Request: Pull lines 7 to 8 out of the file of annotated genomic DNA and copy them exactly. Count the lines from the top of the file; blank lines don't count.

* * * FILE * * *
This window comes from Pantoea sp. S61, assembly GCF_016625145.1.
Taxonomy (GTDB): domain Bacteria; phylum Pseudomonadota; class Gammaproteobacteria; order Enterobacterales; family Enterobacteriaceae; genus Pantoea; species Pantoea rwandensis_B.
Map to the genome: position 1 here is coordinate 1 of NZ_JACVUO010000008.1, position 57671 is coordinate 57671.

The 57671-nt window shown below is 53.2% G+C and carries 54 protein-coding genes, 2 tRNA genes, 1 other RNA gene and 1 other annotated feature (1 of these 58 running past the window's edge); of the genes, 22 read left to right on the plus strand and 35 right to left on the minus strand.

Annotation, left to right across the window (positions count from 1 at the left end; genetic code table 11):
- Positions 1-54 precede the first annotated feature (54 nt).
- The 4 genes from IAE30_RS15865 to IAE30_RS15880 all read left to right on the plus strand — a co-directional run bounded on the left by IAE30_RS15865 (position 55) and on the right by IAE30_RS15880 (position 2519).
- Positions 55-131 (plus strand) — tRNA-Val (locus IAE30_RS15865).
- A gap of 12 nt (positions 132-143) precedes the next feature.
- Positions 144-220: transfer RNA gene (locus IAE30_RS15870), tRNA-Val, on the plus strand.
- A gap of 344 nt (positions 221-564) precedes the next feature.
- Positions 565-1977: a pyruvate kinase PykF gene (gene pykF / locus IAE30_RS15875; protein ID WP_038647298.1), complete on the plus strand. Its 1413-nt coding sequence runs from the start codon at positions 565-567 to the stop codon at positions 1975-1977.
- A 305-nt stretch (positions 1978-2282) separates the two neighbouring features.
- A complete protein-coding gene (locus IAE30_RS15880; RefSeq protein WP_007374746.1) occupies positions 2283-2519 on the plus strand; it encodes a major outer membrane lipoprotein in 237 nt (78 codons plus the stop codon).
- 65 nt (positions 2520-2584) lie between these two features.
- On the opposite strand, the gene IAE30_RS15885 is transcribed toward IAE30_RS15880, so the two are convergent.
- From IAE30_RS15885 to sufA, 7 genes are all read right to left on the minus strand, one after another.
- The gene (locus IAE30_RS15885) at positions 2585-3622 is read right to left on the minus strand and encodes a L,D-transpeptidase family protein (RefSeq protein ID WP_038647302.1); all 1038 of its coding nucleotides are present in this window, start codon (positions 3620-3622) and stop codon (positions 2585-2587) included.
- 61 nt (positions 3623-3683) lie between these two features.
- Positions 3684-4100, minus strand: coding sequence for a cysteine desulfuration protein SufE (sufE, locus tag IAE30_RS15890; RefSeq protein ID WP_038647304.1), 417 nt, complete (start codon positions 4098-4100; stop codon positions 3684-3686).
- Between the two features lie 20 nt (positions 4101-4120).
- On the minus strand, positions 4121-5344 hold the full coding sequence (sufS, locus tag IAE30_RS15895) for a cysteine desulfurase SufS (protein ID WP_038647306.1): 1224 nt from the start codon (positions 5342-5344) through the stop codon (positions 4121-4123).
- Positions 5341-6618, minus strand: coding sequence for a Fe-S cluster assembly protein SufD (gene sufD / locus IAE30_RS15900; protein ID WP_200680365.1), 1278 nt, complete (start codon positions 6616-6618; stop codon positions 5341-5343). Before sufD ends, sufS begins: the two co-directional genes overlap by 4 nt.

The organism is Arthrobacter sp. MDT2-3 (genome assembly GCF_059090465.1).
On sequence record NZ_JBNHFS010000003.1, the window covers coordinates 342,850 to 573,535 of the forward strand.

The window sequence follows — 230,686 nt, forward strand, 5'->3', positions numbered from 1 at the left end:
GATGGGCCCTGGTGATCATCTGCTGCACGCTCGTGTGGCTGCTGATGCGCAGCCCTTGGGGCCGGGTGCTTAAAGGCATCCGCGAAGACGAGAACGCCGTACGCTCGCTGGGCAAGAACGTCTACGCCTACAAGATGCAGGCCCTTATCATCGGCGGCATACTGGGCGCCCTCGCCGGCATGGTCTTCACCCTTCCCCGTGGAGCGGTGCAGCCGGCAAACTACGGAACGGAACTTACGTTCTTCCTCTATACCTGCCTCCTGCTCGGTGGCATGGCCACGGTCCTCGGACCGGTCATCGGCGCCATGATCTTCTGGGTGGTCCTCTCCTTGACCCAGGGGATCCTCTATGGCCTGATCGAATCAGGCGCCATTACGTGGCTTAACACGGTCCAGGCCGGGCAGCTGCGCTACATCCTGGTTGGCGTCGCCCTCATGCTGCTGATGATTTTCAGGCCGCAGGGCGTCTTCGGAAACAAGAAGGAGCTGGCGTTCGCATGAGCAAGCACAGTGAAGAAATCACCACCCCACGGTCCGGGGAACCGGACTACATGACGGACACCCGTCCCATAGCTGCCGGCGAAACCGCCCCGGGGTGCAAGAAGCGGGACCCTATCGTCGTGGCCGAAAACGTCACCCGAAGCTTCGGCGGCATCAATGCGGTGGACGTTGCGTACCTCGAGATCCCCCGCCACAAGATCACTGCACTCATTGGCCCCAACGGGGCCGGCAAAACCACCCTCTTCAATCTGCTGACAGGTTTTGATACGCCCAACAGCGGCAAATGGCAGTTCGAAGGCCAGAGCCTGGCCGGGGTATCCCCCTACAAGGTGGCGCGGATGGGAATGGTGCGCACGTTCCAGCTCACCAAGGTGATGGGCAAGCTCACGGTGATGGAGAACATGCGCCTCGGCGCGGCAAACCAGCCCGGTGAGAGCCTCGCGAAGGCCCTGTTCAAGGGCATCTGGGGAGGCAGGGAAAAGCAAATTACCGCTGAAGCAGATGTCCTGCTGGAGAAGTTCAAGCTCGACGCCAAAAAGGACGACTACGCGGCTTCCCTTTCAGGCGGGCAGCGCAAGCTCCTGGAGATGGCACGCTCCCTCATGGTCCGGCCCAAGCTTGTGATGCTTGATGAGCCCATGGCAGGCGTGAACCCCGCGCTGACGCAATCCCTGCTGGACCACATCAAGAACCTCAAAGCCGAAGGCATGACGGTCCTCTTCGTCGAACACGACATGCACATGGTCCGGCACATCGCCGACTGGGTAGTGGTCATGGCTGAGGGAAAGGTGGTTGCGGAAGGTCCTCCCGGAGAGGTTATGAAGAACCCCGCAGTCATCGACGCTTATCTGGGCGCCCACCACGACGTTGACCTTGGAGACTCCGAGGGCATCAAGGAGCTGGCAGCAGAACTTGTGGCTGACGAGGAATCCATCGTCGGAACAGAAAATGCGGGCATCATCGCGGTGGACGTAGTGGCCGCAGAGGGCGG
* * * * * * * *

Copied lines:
- The 4 genes from IAE30_RS15865 to IAE30_RS15880 all read left to right on the plus strand — a co-directional run bounded on the left by IAE30_RS15865 (position 55) and on the right by IAE30_RS15880 (position 2519).
- Positions 55-131 (plus strand) — tRNA-Val (locus IAE30_RS15865).